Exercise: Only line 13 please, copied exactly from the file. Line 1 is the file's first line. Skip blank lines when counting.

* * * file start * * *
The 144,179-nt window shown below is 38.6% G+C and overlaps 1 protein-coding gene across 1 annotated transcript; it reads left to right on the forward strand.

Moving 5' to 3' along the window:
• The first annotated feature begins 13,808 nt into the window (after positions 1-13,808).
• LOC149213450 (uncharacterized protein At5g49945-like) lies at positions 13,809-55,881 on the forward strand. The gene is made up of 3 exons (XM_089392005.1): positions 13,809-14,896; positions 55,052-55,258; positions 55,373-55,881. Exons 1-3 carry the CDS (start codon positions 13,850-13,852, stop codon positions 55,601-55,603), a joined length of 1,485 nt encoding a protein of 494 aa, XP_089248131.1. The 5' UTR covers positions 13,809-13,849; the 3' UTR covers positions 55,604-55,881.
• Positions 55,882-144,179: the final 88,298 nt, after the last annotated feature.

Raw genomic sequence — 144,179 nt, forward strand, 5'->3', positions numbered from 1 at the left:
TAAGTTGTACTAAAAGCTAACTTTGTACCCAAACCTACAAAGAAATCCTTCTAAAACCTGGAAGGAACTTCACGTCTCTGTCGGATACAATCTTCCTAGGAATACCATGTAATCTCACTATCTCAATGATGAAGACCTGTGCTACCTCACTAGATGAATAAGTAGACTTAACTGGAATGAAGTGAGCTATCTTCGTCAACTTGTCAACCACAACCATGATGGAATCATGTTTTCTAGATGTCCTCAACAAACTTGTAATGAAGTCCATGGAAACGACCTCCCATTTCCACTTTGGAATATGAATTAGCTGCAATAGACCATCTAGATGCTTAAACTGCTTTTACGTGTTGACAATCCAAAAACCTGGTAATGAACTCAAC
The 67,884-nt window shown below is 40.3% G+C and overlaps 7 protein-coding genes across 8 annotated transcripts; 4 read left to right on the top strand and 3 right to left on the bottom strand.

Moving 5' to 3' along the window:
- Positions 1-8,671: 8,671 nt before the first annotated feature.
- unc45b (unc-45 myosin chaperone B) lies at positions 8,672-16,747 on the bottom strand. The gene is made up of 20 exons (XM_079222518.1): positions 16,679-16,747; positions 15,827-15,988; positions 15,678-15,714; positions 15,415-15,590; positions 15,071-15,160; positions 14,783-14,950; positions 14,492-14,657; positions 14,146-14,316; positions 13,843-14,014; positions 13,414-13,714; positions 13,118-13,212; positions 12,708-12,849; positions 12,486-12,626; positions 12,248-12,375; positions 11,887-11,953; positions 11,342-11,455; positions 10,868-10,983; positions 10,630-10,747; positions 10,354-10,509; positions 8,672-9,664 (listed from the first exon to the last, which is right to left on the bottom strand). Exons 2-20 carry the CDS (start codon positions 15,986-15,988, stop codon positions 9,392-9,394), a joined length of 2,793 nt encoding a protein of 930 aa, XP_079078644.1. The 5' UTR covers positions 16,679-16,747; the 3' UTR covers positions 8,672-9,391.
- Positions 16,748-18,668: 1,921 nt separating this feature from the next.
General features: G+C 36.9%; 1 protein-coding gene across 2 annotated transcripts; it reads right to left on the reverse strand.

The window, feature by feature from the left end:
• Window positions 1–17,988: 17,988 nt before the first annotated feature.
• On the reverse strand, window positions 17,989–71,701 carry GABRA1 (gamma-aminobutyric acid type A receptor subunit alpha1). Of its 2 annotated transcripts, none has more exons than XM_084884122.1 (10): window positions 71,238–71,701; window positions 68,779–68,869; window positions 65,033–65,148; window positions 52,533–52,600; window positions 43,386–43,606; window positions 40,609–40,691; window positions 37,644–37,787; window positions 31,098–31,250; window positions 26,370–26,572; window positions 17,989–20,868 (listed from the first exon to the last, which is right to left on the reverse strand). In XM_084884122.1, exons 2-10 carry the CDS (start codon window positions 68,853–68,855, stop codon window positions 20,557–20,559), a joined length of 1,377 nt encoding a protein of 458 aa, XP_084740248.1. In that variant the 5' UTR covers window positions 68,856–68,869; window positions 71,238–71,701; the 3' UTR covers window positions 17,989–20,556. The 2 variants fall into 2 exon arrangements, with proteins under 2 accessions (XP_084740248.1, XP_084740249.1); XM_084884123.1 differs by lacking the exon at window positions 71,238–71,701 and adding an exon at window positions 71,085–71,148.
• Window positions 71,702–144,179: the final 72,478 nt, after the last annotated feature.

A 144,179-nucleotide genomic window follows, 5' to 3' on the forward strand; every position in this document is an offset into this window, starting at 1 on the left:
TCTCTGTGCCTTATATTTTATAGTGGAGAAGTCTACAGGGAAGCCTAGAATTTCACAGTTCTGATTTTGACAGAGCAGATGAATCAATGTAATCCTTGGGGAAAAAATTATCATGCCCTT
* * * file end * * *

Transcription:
General features: G+C 36.9%; 1 protein-coding gene across 2 annotated transcripts; it reads right to left on the reverse strand.